|Santi Domenico e Sisto|
|English name:||Saints Dominic and Sixtus|
|Latin name:||Sanctorum Dominici et Sixti|
|Dedication:||St Dominic Guzman and St Sixtus II|
|Titular church||Cardinal Cottier|
|Architect(s):||della Porta, Maderano|
|Address:|| 1 Largo Angelicum
|Phone:||06 67 021|
The first church at the site was called Santa Maria a Magnanapoli, and was built in the 1st millennium. It belonged to the Dominican nuns at the Convent of San Sisto at the Baths of Caracalla.
The present church was built at the order of Pope St Pius V, who was a Dominican. Construction started in 1569, and the complex - the convent was rebuilt from 1575 - was not completed before 1663. The original plan may have been the work of Giacomo della Porta, but during the long construction period several architects worked on the building. Nicola Torriani is known to have designed the lower part of the church, and he may also have designed the upper part. Another likely candidate for the design of the upper part is Vincenzo della Greca. Carlo Maderno also worked on the church.
The church is served by Dominicans. Adjacent to it is the convent, of which the first floor is the "Pontifical University of St Thomas Aquinas". It functions as the church of that university.
The church was made a cardinalitial title on 21 October 2003. The first titular is Cardinal Georges Marie Martin Cottier O.P., created cardinal on the same day.
The Baroque travertine façade was constructed in 1646 by Felice and Vincenzo della Greca. There are two niches on the lower level with statues by Carlo Maderno, of St Thomas Aquinas and St Peter Martyr (1205-1252, Dominican priest and martyr, patron of the Dominicans), and two on the upper by Marcantonio Canini, of St Dominic and St Sixtus.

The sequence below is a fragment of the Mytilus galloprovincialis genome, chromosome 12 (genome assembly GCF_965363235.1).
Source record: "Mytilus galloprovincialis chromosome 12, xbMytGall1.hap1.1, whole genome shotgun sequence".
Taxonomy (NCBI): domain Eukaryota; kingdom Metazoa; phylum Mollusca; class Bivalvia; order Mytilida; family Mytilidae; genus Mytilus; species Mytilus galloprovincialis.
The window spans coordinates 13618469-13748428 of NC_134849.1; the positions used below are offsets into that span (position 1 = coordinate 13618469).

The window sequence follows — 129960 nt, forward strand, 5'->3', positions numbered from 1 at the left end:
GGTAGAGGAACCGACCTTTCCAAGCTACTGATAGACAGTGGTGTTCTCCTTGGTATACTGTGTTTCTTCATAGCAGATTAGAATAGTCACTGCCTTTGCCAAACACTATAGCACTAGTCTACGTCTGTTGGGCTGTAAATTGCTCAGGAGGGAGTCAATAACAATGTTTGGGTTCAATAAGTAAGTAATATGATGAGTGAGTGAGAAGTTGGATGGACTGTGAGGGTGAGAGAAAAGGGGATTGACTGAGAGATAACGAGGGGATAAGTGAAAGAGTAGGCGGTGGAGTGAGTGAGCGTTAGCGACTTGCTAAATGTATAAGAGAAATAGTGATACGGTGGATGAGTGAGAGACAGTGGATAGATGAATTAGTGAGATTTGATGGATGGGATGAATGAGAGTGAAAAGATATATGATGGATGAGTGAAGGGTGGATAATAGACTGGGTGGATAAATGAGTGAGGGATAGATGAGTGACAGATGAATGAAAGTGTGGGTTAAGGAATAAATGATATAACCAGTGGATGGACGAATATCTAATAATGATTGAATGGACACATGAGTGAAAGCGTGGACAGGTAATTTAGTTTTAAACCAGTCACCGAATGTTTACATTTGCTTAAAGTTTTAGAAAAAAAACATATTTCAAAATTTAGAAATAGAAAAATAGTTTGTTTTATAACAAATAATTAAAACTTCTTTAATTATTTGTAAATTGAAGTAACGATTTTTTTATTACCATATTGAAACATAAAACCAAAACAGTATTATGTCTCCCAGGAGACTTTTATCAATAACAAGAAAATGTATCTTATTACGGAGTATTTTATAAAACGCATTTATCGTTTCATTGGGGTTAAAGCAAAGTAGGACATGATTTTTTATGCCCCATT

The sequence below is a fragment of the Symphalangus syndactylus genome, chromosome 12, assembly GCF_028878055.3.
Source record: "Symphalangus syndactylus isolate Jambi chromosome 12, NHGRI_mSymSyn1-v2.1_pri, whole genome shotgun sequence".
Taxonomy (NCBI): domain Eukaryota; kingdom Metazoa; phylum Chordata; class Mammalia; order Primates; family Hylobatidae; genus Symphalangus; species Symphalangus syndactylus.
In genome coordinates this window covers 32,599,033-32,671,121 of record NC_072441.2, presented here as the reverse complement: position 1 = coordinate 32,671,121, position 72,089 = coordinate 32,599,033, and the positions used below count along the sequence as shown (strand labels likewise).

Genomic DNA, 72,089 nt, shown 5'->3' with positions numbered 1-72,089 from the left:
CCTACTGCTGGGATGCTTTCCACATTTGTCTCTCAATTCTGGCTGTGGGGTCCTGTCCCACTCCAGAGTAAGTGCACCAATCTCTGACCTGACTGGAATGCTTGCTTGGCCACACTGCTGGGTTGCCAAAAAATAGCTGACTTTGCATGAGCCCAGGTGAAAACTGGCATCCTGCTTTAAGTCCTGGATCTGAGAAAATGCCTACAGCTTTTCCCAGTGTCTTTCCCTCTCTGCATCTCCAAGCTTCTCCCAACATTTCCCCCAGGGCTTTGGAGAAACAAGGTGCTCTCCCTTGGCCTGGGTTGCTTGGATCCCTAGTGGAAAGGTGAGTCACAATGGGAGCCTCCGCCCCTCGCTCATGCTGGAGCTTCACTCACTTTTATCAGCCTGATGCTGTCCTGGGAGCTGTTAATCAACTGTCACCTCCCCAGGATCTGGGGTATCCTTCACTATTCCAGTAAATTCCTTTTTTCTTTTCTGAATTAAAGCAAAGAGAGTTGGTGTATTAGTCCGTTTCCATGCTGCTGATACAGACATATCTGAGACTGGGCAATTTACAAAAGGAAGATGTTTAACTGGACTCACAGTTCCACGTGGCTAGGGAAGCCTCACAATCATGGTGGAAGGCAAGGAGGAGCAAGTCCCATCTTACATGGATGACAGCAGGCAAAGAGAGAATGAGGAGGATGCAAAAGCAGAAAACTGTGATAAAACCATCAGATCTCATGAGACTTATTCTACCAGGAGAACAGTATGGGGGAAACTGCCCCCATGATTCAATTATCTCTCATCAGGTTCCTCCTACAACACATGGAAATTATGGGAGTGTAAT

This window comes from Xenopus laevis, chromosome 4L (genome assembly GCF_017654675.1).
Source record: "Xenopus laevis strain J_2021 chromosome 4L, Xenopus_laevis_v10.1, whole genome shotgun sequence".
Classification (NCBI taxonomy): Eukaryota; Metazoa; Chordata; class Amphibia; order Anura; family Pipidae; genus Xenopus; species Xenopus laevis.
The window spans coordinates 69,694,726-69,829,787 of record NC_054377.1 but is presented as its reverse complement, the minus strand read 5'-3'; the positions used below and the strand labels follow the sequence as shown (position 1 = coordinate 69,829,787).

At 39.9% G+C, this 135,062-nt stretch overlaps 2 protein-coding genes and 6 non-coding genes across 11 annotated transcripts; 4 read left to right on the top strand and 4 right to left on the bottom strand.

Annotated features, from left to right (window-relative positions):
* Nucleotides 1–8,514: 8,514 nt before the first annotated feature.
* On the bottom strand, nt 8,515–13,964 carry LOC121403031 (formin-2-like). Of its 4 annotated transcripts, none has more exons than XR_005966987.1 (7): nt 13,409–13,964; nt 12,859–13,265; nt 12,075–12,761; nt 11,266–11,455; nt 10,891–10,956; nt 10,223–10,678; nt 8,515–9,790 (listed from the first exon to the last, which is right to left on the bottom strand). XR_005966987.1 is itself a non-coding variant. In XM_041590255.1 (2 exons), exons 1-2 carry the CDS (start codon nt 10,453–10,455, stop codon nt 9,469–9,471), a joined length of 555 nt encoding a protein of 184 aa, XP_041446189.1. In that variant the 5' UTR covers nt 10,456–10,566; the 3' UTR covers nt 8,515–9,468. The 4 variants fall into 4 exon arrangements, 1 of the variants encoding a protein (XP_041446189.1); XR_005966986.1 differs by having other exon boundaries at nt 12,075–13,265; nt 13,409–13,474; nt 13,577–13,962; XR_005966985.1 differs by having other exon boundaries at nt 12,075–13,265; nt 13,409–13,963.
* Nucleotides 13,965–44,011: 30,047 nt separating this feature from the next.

The double staircase from 1654 is the work of Orazio Torriani.
Over Bernini's high altar, a 15th century terracotta plaque with a low relief of the Madonna with Child is enshrined.
The first chapel on the right was designed by Bernini. The sculpture group Noli me tangere (Mary Magdalene meeting the risen Christ in the Garden of Gethsemane) was designed by Bernini, but the work was executed by one of his pupils, E. Antonio Raggi, in 1649. Bernini also designed the altar in the chapel.
The altarpiece in the third chapel on the right depicts St Dominic's Vision, painted by Pier Francesco Mola.
The church is closed July-September since there are no students at the University of St Thomas Aquinas during that time. Frequently it is possible to find the church open on Saturdays before or after weddings. The feast of St Thomas Aquinas (patron of the university) is celebrated with great solemnity with the students & faculty on 28 January. Apart from that date, you should call to make an appointment or ask at the front desk (portineria) at the top of the stairs to the right of the church. The cloister is also worth seeing.
It is also possible to see the choir chapel where the Dominican Friars pray the Divine Office located on the other side of the wall behind the high altar in the church. Access is through the cloister - ask at the portineria. 75 Dominican Friars live in the convent (during the academic year) located above the university which educates over 1,200 students coming from over 70 foreign countries.
The Angelicum boasts a number of distinguished alumni. Perhaps the most notable: Archbishop Fulton Sheen, Pope John Paul II
Website for University: http://www.angelicum.org/index.php?lingua=en